Backup plan needed instead of curfew

Despite the overnight attack on a military base in Narathiwat, Deputy Prime Minister Chalerm Yubamrung faces an uphill battle to impose a night curfew in parts of the far South.

  • Published: 13/02/2013 at 11:27 AM
  • Newspaper section: topstories

The curfew imposed on Wednesday in four tambons of Narathiwat’s Bacho district and two tambons in Pattani’s Mai Kaen districts by the forward command of the Internal Security Operations Command (Isoc) in the far South has nothing to do with Mr Chalerm's proposal for a limited curfew in parts of the troubled region.

The 24-hour curfew started at 6am and expires at 6am Thursday, unless extended. Its primary purpose is to enable security forces to hunt down fleeing insurgents who survived the disastrous attack on a marine base in Bacho district of Narathiwat early Wednesday morning.

The photo shows one of the 16 militants killed during the overnight attack on a military base in Narathiwat's Bacho district on Wednesday. (Photo Courtesy of the Royal Thai Army)

At least 16 bodies were found around the base perimeter, with more expected to be found as troops scoured the area. At least 18 assault rifles and handguns were found at the scene of the daring attack.

The attackers numbered about 80 altogether, the defending troops estimated. They were wearing military-type uniforms and bullet proof vests. It was the biggest attack since the armoury robbery on Jan 4, 2004, in which the insurgents escaped with more than 400 weapons, mostly M16 assault rifles, and which marked the start of the insurgency.

The successful defence of the marine base and the confirmed deaths of 16 of the attackers (and expectations the toll will mount) should provide a rare morale boost to the security forces which have recently found themselves sitting ducks for the emboldened insurgents.

No soldiers were killed in Wednesday morning's attack, although there were unconfirmed reports of some injuries.

However, on Sunday alone, five soldiers were killed in a combined bomb explosion and attack by gunmen on a road in Yala’s Raman district.

Despite today’s good news for the security forces, thanks to informants, Deputy Prime Minister Chalerm still needs to present a strong case if he hopes to win support for his call for a night curfew in some areas in the far South. The curfew issue is due to be discussed at Friday's meeting of the government's ad hoc centre for solving problems in the far South, which Mr Chalerm heads.

Deputy Prime Minister Chalerm Yubamrung (Photo by Thiti Wannamontha)

Although Mr Chalerm can count on the backing of Royal Thai Army Commander-in-Chief Gen Prayuth Chan-ocha, who earlier voiced his support for a limited curfew, this it alone would not be enough to push through his proposal. Prime Minister Yingluck Shinawatra has given instructions that the opinions of the local people must be taken into consideration.

Isoc's forward command and the Southern Border Provinces Administration Centre are in the process of mining the views of community and religious leaders about the proposed curfew.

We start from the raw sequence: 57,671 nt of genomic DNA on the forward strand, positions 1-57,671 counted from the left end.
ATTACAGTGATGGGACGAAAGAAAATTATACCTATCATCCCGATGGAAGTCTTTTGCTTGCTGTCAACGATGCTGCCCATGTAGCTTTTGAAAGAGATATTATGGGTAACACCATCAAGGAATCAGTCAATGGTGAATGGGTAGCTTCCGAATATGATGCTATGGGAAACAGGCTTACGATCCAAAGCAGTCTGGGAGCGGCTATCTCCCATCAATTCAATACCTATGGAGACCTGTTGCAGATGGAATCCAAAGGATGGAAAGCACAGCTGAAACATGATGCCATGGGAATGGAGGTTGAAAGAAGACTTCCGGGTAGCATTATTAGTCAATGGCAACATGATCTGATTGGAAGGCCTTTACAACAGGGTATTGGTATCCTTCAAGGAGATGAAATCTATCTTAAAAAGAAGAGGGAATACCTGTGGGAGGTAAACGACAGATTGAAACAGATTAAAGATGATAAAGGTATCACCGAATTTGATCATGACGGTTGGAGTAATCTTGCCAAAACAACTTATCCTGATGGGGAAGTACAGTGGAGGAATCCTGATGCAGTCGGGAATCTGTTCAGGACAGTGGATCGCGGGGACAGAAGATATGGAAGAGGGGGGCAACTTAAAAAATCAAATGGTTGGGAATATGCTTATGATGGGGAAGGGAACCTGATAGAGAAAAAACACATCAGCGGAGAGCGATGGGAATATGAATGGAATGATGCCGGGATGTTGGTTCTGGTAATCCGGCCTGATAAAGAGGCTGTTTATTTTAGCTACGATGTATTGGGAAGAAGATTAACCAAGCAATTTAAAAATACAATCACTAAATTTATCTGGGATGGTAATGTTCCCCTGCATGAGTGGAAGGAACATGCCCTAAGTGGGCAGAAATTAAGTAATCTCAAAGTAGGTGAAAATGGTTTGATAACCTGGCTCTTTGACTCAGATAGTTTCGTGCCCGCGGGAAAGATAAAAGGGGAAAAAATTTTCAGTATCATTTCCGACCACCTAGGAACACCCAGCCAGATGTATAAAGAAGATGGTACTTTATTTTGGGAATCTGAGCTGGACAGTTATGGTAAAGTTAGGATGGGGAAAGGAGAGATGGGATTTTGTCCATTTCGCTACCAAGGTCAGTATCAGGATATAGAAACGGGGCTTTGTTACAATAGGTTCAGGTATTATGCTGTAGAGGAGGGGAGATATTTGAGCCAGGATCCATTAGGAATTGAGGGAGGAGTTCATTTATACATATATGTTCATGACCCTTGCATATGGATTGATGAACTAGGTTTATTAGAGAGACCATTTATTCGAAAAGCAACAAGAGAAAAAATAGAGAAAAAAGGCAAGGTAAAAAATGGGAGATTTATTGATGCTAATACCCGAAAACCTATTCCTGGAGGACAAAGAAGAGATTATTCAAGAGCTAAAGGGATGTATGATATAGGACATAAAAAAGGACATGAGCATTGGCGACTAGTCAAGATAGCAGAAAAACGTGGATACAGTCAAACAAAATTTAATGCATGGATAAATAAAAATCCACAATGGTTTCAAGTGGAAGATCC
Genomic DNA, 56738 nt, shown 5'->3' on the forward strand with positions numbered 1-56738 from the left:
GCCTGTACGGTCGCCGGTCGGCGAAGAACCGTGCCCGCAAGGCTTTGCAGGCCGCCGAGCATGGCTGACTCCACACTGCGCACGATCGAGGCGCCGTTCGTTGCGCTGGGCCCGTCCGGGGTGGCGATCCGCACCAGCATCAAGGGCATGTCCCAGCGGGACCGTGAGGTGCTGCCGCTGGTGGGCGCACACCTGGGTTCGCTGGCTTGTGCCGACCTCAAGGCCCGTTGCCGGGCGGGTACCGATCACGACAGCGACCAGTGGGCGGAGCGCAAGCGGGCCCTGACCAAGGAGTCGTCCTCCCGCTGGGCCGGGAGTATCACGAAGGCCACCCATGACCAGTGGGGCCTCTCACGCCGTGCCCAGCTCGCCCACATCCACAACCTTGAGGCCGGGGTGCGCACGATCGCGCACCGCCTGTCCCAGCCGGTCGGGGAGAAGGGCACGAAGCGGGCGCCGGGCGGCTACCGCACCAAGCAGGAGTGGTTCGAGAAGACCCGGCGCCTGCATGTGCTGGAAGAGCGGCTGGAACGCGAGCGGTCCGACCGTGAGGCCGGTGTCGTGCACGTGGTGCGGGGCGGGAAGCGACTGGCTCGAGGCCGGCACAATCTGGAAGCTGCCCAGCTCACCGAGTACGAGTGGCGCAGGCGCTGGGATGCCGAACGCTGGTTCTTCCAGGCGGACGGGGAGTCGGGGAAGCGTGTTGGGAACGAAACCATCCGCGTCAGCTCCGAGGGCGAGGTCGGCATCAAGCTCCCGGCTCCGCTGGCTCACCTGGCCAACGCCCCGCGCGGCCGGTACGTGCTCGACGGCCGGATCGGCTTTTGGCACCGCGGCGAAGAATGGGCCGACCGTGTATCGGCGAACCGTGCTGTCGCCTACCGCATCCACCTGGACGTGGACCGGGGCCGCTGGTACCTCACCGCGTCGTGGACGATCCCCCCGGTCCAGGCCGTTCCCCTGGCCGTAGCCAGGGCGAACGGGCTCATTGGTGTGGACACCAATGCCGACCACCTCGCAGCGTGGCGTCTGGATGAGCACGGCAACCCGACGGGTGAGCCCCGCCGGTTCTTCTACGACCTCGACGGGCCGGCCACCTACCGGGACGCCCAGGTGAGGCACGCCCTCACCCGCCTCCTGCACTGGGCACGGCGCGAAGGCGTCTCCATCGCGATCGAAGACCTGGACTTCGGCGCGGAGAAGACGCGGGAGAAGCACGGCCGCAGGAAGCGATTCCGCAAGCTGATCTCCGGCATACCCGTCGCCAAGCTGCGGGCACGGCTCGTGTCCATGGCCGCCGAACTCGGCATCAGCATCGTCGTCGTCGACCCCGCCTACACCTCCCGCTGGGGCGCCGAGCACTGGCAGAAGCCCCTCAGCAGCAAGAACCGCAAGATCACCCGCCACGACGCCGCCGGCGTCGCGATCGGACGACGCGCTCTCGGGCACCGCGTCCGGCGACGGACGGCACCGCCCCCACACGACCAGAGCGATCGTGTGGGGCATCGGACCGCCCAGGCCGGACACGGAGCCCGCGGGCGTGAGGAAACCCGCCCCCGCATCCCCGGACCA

But initial reactions from local leaders, and academics, were completely negative. It was pointed out that the curfew would inconvenience a great many people, especially rubber tappers who have to tend their trees as early as 4am, and people going to late night and early morning prayers.

It was also unlikely to be very effective as most of the violence occurs in broad daylight.

There is no question that a curfew has its merits too. It would restrict the movements and activities of insurgents during the night, when they dig holes in roads and plant bombs they later detonate during the day, but only if the troops are out on night patrol and not confined to camps for their own safety.

The disadvantages seem to outweigh the merits.

The vital information from local people that helped alert the marines in Bacho district in their successful defence of their base and defeat of the attackers, is the result of the trust building between the security forces and the locals. Such trust could be undermined if the local people are subjected to hardship or extreme inconvenience as a result of a curfew.

Both the 4th Army Region and the SBPAC cannot afford to let their attempts at trust-building with local Muslim communities, which are proceeding satisfactorily, be undermined by such a short-sighted measure as a curfew.

As a face-saving exercise for Mr Chalerm, the meeting on Friday may not arrive at any decision and the curfew issue could be deferred - probably indefinitely.

In the meantime, alternative measures must also be considered to save lives of members of the security forces, especially against bombs hidden along roads, in cars and motorcycles - against which, at this stage, there seems to be no defence.

About the author

Writer: Veera Prateepchaikul
Position: Former Editor

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